The Closed Society and its Critics

Historical Transformations in the Theory and Practice of African Ethnography

Publication Date:

Journal: American Ethnologist

Reissue Date:

Page start: 571

Page End: 53

Volume: 3

Edition: 11

How most persuasively to conceptualize and theorize indigenous African societies, past and present? This essay begins by interrogating the confrontation in the 1980’s – a time of paradigmatic shift in both anthropology and African Studies – between “classical” (structural functionalist) and “critical” (Marxist) approaches, noting the strengths and weaknesses of both. Reviewing four important books published in 1982, each of which staked out new perspectives on old themes in African Studies, it draws together the most productive insights from each of them to argue for an altogether different, dialectical-systems approach to the analysis of economy and society in colonial and post-colonial Africa. This dialectical approach treats “local” African worlds as internally dynamic formations, in which social, economic, and political structures are inherently mobile and capable of endogenous transformation – while simultaneously engaged in constant, shape-shifting interactions with worlds (plural) beyond them.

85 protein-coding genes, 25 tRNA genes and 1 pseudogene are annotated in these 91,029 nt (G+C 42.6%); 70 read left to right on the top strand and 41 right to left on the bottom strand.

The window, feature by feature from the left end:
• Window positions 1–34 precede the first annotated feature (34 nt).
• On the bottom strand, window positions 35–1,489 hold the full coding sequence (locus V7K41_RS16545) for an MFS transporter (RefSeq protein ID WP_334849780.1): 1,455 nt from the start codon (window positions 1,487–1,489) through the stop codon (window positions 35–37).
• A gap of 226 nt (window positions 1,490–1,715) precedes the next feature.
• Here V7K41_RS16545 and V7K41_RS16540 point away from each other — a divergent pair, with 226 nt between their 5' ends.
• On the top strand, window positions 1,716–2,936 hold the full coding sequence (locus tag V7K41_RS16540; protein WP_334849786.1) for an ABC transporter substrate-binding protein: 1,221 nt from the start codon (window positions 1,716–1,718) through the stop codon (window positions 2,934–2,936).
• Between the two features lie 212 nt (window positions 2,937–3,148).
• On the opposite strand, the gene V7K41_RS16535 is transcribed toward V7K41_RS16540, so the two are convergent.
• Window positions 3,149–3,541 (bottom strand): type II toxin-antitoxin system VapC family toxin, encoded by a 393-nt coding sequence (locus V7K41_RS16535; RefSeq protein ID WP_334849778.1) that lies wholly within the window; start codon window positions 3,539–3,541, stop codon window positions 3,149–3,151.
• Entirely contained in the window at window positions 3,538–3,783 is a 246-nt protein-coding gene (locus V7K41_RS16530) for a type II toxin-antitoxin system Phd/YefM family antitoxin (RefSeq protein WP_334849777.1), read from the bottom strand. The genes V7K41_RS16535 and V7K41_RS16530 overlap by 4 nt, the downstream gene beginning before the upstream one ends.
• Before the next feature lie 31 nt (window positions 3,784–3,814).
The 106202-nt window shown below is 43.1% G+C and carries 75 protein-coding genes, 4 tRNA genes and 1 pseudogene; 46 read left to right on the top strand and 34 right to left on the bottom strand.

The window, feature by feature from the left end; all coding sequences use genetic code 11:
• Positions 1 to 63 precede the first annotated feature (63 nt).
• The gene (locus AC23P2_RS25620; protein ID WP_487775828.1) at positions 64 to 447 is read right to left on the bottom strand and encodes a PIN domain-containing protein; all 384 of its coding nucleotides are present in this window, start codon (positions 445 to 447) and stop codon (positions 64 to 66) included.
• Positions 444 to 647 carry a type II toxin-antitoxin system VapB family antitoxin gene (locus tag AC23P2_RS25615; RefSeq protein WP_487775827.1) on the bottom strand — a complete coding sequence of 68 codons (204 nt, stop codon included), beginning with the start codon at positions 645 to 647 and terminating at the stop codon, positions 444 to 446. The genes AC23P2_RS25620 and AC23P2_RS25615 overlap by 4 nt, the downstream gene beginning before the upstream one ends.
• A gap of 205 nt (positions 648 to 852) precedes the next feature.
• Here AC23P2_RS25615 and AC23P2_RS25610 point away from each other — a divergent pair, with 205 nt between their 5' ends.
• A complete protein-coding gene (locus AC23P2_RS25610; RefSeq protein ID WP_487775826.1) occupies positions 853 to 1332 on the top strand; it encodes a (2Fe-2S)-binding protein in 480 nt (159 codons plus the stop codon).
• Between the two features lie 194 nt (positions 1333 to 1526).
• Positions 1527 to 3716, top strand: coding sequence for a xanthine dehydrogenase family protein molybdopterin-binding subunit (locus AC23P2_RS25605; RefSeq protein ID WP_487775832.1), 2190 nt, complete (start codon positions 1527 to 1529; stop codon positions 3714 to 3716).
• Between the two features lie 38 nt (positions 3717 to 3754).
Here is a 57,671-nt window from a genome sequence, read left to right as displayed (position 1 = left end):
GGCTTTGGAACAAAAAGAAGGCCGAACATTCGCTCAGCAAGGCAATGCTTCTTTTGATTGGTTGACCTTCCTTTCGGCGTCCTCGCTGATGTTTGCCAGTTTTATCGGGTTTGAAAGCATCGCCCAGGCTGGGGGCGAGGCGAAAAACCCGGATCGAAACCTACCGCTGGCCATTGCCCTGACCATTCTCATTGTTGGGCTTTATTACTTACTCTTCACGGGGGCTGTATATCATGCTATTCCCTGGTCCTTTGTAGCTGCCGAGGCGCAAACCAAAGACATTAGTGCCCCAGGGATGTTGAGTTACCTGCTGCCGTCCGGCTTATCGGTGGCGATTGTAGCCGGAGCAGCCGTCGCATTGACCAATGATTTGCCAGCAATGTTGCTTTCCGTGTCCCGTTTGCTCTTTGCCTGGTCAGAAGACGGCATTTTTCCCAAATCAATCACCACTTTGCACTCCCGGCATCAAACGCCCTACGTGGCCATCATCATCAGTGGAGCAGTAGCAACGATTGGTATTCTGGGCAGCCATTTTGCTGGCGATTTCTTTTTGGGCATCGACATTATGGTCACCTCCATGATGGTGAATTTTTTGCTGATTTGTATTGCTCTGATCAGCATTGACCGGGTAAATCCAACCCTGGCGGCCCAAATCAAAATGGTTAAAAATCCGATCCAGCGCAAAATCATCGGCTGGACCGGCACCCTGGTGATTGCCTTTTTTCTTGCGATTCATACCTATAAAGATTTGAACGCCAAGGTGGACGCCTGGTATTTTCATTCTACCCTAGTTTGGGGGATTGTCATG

Other Essays